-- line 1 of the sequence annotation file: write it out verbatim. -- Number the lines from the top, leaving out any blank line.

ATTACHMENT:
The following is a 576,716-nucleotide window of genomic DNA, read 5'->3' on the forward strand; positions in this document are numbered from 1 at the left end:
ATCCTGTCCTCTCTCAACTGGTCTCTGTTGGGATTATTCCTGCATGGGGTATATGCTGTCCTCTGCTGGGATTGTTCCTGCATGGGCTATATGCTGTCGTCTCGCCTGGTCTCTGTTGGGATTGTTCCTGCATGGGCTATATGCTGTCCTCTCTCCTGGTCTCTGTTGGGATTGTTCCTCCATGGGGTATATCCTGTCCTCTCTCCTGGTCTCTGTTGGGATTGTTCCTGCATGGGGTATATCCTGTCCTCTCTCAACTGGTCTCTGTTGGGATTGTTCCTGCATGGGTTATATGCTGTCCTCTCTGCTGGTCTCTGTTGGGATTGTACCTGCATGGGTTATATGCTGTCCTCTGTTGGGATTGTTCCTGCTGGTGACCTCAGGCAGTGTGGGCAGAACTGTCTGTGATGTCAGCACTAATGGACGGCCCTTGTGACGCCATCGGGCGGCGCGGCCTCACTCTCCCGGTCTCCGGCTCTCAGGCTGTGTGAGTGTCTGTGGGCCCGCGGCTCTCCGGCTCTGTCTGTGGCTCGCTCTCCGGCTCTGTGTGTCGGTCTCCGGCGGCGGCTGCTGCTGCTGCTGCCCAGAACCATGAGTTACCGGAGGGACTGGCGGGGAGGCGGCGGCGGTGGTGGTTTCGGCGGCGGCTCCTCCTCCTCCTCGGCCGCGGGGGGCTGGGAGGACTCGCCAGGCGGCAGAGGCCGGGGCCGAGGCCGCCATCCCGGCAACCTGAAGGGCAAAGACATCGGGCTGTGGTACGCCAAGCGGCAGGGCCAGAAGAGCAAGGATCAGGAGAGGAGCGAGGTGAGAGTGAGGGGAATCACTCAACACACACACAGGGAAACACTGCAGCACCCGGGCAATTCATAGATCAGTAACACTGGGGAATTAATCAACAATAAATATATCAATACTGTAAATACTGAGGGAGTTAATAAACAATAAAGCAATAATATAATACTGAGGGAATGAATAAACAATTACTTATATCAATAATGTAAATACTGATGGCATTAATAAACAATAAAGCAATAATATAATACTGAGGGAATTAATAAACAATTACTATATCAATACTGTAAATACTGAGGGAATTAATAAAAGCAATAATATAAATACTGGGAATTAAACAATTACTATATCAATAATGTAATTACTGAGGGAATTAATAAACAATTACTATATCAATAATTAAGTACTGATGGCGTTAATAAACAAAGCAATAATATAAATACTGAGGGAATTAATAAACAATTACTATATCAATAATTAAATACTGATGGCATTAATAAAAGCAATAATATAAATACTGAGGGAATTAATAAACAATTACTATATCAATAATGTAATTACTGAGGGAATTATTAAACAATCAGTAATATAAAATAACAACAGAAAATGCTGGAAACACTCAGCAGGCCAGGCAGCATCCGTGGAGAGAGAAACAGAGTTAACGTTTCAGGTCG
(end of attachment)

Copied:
The following is a 576,716-nucleotide window of genomic DNA, read 5'->3' on the forward strand; positions in this document are numbered from 1 at the left end: